• Her perfume smells nice
  • I doubt he'll pass

Learn more about Stative Verbs >>>

Copular Verbs (Linking Verbs)

As well as action and state verbs, main verbs can also be copular verbs, also commonly known as linking or complementary verbs. These types of verbs are a subset of state verbs as they are ways in which to express a state of being.

The main purpose of them is to identify the subject, in which case they are followed by a noun or noun phrase:

  • She is my freind
  • John and Sarah are solicitors

Or to describe the subject, in which case they are followed by an adjective or adjective phrase:

  • He seems concerned
  • Peter was happy about it

Copular verbs cannot be used alone and need a subject complement (i.e. we can't say 'He seems' or Peter was').

Learn more about Copular Verbs >>

Transitive and Intransitive Verbs

Transitive and intransitive verbs are types of action verbs, though linking verbs are also intransitive verbs.

It's not possible to tell whether a verb is transitive or intransitive just by looking at the verb. It would need to be worked out from the context of the sentence. 

Transitive Verbs

These types of verbs require a direct object after them to complete their meaning.

Without the direct object, they would not make sense:

  • She took the bus
  • He killed the chicken
  • They stole the money

Intransitive Verbs

Intransitive Action Verbs:

These are action verbs that do not need a direct object after them.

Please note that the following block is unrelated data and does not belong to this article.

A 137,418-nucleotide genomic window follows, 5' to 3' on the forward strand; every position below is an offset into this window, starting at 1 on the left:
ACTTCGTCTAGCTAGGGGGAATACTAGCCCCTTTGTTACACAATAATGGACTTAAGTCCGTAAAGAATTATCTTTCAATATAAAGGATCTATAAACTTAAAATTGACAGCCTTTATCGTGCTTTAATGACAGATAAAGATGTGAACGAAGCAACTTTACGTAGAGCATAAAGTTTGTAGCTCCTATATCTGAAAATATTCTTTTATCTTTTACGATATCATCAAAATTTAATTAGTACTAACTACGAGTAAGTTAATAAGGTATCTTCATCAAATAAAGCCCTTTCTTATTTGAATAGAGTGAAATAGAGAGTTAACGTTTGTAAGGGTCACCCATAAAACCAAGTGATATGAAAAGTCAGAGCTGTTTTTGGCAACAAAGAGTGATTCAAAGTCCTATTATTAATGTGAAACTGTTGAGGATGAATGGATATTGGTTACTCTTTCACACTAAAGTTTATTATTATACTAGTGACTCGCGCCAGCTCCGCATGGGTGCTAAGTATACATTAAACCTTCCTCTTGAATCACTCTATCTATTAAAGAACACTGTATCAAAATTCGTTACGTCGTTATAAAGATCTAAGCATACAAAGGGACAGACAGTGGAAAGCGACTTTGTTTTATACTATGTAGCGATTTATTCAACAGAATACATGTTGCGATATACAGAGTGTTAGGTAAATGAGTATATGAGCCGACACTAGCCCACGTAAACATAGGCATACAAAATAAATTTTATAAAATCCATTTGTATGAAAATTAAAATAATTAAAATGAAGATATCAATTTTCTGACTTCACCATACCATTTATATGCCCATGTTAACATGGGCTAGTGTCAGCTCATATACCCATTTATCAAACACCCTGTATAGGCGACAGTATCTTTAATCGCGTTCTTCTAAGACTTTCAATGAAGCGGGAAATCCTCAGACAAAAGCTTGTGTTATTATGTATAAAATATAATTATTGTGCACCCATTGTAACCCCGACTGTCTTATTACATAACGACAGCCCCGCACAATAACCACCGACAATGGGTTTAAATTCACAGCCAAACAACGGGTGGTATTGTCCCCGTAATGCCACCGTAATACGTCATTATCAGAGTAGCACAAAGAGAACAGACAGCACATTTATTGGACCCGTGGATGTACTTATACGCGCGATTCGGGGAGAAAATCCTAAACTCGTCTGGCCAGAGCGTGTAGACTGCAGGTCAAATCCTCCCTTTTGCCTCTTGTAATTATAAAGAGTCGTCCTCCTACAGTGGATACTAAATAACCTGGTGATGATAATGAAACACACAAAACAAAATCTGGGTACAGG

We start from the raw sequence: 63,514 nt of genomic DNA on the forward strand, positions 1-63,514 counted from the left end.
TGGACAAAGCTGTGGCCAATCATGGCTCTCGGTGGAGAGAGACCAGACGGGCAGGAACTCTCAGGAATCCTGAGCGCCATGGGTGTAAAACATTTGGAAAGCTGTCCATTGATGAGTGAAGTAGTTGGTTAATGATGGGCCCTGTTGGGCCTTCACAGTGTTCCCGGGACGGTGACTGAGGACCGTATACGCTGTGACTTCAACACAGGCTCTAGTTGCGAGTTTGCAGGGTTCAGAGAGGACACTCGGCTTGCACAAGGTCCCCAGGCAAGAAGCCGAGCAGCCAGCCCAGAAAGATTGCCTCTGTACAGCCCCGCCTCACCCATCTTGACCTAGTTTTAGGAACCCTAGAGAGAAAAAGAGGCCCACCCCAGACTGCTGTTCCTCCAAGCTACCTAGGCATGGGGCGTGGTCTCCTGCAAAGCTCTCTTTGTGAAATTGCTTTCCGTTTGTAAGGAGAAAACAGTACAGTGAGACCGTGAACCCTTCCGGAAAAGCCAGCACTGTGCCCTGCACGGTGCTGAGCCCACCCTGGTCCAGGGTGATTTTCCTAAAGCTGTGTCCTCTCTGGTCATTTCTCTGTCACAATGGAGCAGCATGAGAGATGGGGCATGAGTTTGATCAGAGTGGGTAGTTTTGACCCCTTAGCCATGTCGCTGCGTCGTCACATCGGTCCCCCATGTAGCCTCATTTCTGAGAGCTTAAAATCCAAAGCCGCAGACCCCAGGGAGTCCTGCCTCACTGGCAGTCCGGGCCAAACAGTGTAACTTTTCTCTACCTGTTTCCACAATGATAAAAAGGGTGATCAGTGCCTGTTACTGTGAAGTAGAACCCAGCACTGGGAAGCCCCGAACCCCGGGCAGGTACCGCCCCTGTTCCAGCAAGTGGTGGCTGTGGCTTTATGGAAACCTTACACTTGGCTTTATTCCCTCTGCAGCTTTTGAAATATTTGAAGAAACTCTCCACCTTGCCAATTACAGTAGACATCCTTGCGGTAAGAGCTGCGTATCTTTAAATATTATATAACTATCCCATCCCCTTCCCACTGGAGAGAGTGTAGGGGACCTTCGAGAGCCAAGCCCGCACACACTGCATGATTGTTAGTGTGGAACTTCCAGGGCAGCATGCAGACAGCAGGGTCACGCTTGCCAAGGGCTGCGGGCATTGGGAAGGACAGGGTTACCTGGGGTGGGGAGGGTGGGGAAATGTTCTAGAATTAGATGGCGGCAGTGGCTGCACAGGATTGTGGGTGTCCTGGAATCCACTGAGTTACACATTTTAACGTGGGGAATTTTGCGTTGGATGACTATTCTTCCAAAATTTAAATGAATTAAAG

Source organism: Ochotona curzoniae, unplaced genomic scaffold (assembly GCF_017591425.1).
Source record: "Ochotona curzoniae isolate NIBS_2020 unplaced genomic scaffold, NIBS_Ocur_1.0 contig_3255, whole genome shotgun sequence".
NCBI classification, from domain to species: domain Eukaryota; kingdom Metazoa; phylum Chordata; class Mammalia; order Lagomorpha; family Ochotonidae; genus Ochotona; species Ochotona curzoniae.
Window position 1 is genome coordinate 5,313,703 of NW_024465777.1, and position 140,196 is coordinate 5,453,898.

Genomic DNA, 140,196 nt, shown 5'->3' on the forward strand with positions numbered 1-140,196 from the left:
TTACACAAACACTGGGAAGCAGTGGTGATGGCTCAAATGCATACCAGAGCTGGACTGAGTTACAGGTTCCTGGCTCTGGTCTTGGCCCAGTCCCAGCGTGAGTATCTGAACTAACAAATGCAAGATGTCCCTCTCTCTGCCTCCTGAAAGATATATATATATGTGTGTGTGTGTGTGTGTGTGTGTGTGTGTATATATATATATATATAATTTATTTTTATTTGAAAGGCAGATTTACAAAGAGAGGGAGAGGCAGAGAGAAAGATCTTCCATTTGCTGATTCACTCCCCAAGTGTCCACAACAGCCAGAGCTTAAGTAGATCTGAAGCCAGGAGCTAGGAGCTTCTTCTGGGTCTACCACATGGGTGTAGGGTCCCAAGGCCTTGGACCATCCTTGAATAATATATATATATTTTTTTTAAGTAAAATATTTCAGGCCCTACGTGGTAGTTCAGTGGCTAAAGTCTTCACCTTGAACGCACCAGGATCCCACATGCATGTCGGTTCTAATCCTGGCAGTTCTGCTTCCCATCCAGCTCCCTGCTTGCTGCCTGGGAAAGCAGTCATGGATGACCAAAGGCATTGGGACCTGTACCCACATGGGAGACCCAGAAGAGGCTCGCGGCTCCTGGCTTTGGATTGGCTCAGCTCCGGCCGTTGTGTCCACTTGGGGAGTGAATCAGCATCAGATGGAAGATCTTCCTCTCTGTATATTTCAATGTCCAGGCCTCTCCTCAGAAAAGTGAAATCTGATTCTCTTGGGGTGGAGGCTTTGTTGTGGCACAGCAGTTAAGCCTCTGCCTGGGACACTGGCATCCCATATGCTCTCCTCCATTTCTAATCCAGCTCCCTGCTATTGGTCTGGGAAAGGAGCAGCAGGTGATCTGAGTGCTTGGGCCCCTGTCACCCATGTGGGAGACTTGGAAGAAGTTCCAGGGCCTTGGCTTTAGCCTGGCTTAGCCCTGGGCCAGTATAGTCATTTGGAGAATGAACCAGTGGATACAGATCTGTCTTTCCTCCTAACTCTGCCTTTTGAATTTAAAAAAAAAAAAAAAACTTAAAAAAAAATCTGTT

They make sense alone or with a complement:

  • The baby slept (softly)
  • She spoke (loudly)
  • I declined 

Intransitive Linking Verbs:

Linking (Copular) verbs are also intransitive, and these need a noun or adjective complement:

  • They boy is happy
  • I am John
  • They seem confused

Learn more about transitive and intransitive verbs >>

Ditransitive Verbs

These are verbs that take two objects: a direct object and an indirect object

The direct object is the noun that directly receives the action of the verb while the indirect object is the noun that answers questions about the direct object, such as to whom, for whom, or for what?

For example:

  • Bob sent a parcel to Mark

  • Sent = ditransitive verb
  • Parcel = direct object
  • Mark = indirect object (the receiver of the action)

Learn more about ditransitive verbs >>

Auxiliary Verbs

The second types of verbs are auxiliary verbs. They are used to add functional or grammatical meaning to other verbs. So rather than being main verbs, they may be used with a main verb in order to change its function or meaning. 

Auxiliary verbs are also known as helping verbs. The two main types of auxiliary verb are:

  • be, do, have and will 
  • Modals  (could, should, must, will etc)

'be' 'do' 'have' 'will' Auxiliary Verbs

Be, do, have and will are three auxiliary verbs that have a variety of functions.  

The first of these is to make the various tenses. The key ones used are:

  • be - am / is / was / were / been etc
  • have - have / had / having etc
  • will

Here are some examples:

  • They have left (present perfect tense)
  • She has been working (present perfect continuous tense)
  • I am swimming (present continuous tense)
  • She will eat it (future tense)
  • He will have arrived by 6pm (future perfect continuous tense)